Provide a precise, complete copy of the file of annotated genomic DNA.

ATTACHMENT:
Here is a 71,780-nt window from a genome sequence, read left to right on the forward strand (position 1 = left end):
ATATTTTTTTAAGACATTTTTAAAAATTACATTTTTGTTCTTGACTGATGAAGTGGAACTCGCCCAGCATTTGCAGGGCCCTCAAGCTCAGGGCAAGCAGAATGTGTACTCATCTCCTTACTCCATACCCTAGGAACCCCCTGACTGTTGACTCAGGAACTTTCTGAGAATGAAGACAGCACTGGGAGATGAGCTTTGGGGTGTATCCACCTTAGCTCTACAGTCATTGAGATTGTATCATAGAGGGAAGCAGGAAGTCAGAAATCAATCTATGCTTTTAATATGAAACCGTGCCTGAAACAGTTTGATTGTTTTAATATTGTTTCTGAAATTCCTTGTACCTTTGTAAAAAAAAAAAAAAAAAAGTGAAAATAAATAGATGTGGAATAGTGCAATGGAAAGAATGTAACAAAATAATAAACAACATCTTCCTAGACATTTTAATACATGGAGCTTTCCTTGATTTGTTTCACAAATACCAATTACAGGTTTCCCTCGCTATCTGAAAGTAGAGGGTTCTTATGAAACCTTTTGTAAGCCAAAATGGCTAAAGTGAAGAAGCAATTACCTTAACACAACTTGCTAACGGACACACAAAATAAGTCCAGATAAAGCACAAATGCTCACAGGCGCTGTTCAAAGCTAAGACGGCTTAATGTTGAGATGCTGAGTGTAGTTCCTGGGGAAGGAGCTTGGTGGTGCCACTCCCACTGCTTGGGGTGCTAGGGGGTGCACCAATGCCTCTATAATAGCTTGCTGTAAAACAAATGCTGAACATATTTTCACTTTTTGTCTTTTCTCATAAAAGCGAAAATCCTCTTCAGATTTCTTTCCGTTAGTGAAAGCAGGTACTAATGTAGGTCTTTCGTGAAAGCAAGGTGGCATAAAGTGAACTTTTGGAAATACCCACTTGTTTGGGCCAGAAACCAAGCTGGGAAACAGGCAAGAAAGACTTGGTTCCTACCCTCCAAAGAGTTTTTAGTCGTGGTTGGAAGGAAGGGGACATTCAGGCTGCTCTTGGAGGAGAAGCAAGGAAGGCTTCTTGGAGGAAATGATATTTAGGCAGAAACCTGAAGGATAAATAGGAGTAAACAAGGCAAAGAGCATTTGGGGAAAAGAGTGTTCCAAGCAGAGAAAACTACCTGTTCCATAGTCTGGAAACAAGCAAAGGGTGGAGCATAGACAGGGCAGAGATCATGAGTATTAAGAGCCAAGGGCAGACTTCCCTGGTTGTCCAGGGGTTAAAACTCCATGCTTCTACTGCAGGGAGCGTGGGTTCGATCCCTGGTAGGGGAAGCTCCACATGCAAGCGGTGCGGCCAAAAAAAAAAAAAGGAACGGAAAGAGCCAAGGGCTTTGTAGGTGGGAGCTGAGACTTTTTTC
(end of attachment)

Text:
Here is a 71,780-nt window from a genome sequence, read left to right on the forward strand (position 1 = left end):
ATATTTTTTTAAGACATTTTTAAAAATTACATTTTTGTTCTTGACTGATGAAGTGGAACTCGCCCAGCATTTGCAGGGCCCTCAAGCTCAGGGCAAGCAGAATGTGTACTCATCTCCTTACTCCATACCCTAGGAACCCCCTGACTGTTGACTCAGGAACTTTCTGAGAATGAAGACAGCACTGGGAGATGAGCTTTGGGGTGTATCCACCTTAGCTCTACAGTCATTGAGATTGTATCATAGAGGGAAGCAGGAAGTCAGAAATCAATCTATGCTTTTAATATGAAACCGTGCCTGAAACAGTTTGATTGTTTTAATATTGTTTCTGAAATTCCTTGTACCTTTGTAAAAAAAAAAAAAAAAAAGTGAAAATAAATAGATGTGGAATAGTGCAATGGAAAGAATGTAACAAAATAATAAACAACATCTTCCTAGACATTTTAATACATGGAGCTTTCCTTGATTTGTTTCACAAATACCAATTACAGGTTTCCCTCGCTATCTGAAAGTAGAGGGTTCTTATGAAACCTTTTGTAAGCCAAAATGGCTAAAGTGAAGAAGCAATTACCTTAACACAACTTGCTAACGGACACACAAAATAAGTCCAGATAAAGCACAAATGCTCACAGGCGCTGTTCAAAGCTAAGACGGCTTAATGTTGAGATGCTGAGTGTAGTTCCTGGGGAAGGAGCTTGGTGGTGCCACTCCCACTGCTTGGGGTGCTAGGGGGTGCACCAATGCCTCTATAATAGCTTGCTGTAAAACAAATGCTGAACATATTTTCACTTTTTGTCTTTTCTCATAAAAGCGAAAATCCTCTTCAGATTTCTTTCCGTTAGTGAAAGCAGGTACTAATGTAGGTCTTTCGTGAAAGCAAGGTGGCATAAAGTGAACTTTTGGAAATACCCACTTGTTTGGGCCAGAAACCAAGCTGGGAAACAGGCAAGAAAGACTTGGTTCCTACCCTCCAAAGAGTTTTTAGTCGTGGTTGGAAGGAAGGGGACATTCAGGCTGCTCTTGGAGGAGAAGCAAGGAAGGCTTCTTGGAGGAAATGATATTTAGGCAGAAACCTGAAGGATAAATAGGAGTAAACAAGGCAAAGAGCATTTGGGGAAAAGAGTGTTCCAAGCAGAGAAAACTACCTGTTCCATAGTCTGGAAACAAGCAAAGGGTGGAGCATAGACAGGGCAGAGATCATGAGTATTAAGAGCCAAGGGCAGACTTCCCTGGTTGTCCAGGGGTTAAAACTCCATGCTTCTACTGCAGGGAGCGTGGGTTCGATCCCTGGTAGGGGAAGCTCCACATGCAAGCGGTGCGGCCAAAAAAAAAAAAAGGAACGGAAAGAGCCAAGGGCTTTGTAGGTGGGAGCTGAGACTTTTTTC